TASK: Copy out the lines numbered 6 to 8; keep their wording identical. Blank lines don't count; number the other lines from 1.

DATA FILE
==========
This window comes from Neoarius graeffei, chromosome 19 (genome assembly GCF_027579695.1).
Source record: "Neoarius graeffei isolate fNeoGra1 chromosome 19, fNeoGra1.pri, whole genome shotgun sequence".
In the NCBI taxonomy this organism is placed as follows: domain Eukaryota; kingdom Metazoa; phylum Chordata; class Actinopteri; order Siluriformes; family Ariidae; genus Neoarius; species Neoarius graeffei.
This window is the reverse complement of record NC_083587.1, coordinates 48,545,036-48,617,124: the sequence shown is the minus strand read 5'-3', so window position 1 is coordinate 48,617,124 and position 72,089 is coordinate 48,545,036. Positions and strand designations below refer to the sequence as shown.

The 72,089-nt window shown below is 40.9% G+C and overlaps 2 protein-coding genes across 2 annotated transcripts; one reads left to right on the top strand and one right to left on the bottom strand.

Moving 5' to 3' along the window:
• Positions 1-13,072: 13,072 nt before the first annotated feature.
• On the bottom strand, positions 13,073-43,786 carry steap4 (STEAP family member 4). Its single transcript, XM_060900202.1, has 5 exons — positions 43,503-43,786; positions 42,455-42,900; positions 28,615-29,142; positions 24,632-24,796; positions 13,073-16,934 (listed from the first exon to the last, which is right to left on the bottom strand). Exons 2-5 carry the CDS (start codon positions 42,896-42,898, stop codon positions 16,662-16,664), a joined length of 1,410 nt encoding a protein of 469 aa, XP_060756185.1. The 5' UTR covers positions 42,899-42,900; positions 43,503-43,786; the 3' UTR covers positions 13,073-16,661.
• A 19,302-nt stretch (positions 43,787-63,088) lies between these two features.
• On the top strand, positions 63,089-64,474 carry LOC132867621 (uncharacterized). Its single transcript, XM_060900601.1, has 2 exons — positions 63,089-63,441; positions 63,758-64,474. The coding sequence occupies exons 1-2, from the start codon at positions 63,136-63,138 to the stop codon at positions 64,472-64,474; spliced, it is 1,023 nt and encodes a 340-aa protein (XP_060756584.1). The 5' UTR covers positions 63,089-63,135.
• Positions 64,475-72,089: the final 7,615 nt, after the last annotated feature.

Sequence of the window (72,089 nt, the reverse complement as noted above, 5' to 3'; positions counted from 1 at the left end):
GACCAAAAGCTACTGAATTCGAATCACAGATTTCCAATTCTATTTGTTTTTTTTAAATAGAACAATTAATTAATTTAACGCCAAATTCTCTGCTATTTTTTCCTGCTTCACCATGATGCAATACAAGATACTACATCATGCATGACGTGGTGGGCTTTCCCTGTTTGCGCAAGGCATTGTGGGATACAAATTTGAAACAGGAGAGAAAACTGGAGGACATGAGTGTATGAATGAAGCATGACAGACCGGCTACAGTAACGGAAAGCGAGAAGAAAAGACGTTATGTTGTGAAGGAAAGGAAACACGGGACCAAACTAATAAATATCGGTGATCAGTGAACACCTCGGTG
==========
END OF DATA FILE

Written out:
Moving 5' to 3' along the window:
• Positions 1-13,072: 13,072 nt before the first annotated feature.
• On the bottom strand, positions 13,073-43,786 carry steap4 (STEAP family member 4). Its single transcript, XM_060900202.1, has 5 exons — positions 43,503-43,786; positions 42,455-42,900; positions 28,615-29,142; positions 24,632-24,796; positions 13,073-16,934 (listed from the first exon to the last, which is right to left on the bottom strand). Exons 2-5 carry the CDS (start codon positions 42,896-42,898, stop codon positions 16,662-16,664), a joined length of 1,410 nt encoding a protein of 469 aa, XP_060756185.1. The 5' UTR covers positions 42,899-42,900; positions 43,503-43,786; the 3' UTR covers positions 13,073-16,661.